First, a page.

American Heritage® Dictionary of the English Language, Fourth Edition
- n. A relatively small, usually open craft of a size that might be carried aboard a ship.
- n. An inland vessel of any size.
- n. A ship or submarine.
- n. A dish shaped like a boat: a sauce boat.
- v. To travel by boat.
- v. To ride a boat for pleasure.
- v. To transport by boat.
- v. To place in a boat.
- idiom. in the same boat In the same situation as another or others.
Century Dictionary and Cyclopedia
- n. A small vessel or water-craft; especially, a small open vessel moved by oars. The forms, dimensions, and uses of boats are very various. The boats in use in the United States naval service are steam-launches, launches, steam-cutters, cutters, barges, gigs, whale-boats, and dinghies.
- n. Any vessel for navigation: usually described by another word or by a prefix denoting its use or mode of propulsion: as, a packet-boat, passage-boat, steamboat, etc. The term is frequently applied colloquially to vessels even of the largest size.
- n. Any open dish or vessel resembling a boat: as, a gravy-boat; a butter-boat.
- n. In the Roman Catholic Church, the vessel containing the incense to be placed in the thurible when needed.
- To transport in a boat: as, to boat goods across a lake.
- To provide with boats.
- To go in a boat; row.
- n. A narrow, shallow vessel of platinum or porcelain which serves to hold a substance that is to be subjected to ultimate analysis, or to the action of gases, and which for that purpose is placed in a glass or porcelain tube.
- n. A small device attached to each side of a loom for weaving a plain selvage in a fabric having a twill or figured weave.
- n. A craft used for transportation of goods, fishing, racing, recreational cruising, or military use on or in the water, propelled by oars or outboard motor or inboard motor or by wind.
- n. poker slang A full house.
- n. chemistry One of two possible conformations of cyclohexane rings (the other being chair), shaped roughly like a boat.
- v. To travel by boat.
GNU Webster's 1913
- n. A small open vessel, or water craft, usually moved by cars or paddles, but often by a sail.
- n. Hence, any vessel; usually with some epithet descriptive of its use or mode of propulsion; The term is sometimes applied to steam vessels, even of the largest class.
- n. A vehicle, utensil, or dish, somewhat resembling a boat in shape.
- v. To transport in a boat.
- v. To place in a boat.
- v. To go or row in a boat.
- n. a dish (often boat-shaped) for serving gravy or sauce
- n. a small vessel for travel on water
- v. ride in a boat on water
- From Middle English boot, bot, boet, boyt ("boat"), from Old English bāt ("boat"), from Proto-Germanic *baitaz, *baitan (“boat, small ship”), from Proto-Indo-European *bheid- (“to break, split”). Cognate with Old Norse beit ("boat"). (Wiktionary)
- Middle English bot, from Old English bāt. (American Heritage® Dictionary of the English Language, Fourth Edition)
“Another boat with purse nets surrounds the light boat with nets and pulls in the catch.”
“When John Fitch's boat stemmed the current of the Delaware, contending successfully with sail boats, it was called, in derision, the _scheme boat_.”
“In the first example, William and Henry are represented as jointly owning a boat; in the second, each is represented as owning a separate boat -- _boat_ is understood after _William's_.”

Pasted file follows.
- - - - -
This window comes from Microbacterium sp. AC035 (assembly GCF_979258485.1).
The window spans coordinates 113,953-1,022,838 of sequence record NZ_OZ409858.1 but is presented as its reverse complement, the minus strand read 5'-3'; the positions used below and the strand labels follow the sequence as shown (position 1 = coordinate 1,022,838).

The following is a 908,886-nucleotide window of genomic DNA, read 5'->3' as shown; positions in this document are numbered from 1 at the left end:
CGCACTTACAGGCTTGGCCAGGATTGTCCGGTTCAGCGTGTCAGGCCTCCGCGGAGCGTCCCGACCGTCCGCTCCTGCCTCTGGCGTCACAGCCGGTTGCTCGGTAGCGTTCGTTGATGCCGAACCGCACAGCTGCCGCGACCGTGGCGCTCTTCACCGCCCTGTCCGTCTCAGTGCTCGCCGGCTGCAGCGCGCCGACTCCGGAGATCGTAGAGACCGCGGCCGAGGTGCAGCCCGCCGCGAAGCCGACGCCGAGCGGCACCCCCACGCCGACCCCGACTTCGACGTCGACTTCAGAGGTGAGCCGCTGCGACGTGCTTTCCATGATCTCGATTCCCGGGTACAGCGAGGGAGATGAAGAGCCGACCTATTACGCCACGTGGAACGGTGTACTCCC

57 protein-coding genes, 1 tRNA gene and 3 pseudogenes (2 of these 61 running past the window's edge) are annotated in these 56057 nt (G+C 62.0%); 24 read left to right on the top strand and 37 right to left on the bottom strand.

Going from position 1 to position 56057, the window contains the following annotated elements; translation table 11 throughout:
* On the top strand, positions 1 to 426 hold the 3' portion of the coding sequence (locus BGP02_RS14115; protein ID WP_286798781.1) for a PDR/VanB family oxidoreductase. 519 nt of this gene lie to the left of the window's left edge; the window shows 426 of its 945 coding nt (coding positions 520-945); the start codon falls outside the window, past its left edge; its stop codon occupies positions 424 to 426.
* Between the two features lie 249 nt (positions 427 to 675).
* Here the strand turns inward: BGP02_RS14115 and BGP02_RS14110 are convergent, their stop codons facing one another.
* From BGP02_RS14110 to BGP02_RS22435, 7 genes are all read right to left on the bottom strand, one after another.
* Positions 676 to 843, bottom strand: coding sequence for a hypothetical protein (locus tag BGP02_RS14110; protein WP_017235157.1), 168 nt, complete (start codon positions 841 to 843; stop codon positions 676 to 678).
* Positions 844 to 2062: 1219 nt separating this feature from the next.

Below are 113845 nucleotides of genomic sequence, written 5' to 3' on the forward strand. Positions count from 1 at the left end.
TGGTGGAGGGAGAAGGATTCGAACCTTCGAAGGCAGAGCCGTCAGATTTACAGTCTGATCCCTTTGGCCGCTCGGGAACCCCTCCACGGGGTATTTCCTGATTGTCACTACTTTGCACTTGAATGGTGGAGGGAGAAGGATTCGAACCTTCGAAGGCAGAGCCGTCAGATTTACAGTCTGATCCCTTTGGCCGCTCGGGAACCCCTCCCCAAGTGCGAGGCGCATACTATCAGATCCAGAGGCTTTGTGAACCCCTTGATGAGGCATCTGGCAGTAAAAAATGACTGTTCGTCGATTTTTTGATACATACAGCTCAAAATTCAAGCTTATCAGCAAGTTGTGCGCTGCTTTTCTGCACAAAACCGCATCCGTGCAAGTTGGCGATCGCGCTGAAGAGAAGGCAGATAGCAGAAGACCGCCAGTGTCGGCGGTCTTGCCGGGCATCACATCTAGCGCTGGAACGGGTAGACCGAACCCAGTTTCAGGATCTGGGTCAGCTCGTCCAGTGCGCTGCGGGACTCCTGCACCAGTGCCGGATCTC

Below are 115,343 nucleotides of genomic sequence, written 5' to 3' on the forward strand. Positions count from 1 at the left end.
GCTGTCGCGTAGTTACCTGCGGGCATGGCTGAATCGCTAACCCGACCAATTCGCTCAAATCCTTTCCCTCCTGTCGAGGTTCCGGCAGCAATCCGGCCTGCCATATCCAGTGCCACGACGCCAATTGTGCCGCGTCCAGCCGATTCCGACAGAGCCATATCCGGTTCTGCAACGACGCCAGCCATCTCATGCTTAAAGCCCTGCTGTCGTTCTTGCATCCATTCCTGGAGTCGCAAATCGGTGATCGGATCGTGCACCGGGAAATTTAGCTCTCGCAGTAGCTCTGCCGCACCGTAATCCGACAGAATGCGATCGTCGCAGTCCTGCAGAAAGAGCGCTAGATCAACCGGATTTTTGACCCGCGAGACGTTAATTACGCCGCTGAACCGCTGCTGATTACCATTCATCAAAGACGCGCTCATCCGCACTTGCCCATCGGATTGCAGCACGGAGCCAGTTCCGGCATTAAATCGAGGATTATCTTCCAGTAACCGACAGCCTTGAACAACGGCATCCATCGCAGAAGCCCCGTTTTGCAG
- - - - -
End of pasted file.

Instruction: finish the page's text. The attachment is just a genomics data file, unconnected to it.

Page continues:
“For if the boat be left to its own course, both it and the cork will float down together; and if the use of the oars or paddles be resumed, the distance between the boat and the cork will proceed to develope itself exactly according to the rate of the _boat_, without any regard to that of the _stream_.”
“[_Sanguine_ lifts _Eugenia_ into the boat, and the masque receives her.] _Eug. _ (_from the boat_) Great nature! speed my dying words!”
“Our opinions, our convictions and doctrines and standards, are simply the particular thing that will make the boat go -- _our boat_, naturally, for they may very often be just the thing that will sink another.”
“Yes | No | Report from Ramcatt wrote 1 year 1 week ago naked women in the boat is a passion I can get * ahem* behind ...”
“Every week, they publish that a boat is arriving, facing the indifference from the authorities, to take away the material from the looting of these metals.”
“It was a photograph of a gray-haired man rowing a boat at sea, and in the bow of the boat is a rhinocerous.”
“There are some slipstream and new weird and magic realist stories I like, but what really floats my boat is aliens, robots and spaceships.”
These user-created lists contain the word ‘boat’.
Old words: modern English words that are old according to criteria that are still vague: Either words common to several old languages or words substantially similar in old English. Please add to or...
As originally suggested on sweet tooth fairy domino:
Each person adds one word trying to create a single, potentially infinite sweet tooth fairy (please look it up if you are not familiar wit...
how boat is used
Words in the Bible evoking biblical stories or with special spiritual meaning. Proper names have been reduced to the minimum.
Love and all that stuff.
If I had a boat
I'd go out on the ocean
And if I had a pony
I'd ride him on my boat
And we could all together
Go out on the ocean
Me upon my pony on my boat.
There's nothing more to this list, really.
Okay, I admit it. I made a list of words my daughter knew when she was two years old.
Very basic words for ESL students.
"House" words and phrases, literal and figurative. If another word comes before "house" in the phrase, it's listed on its own; if the phrase starts with "house," I've listed the part that comes aft...
Looking for tweets for boat.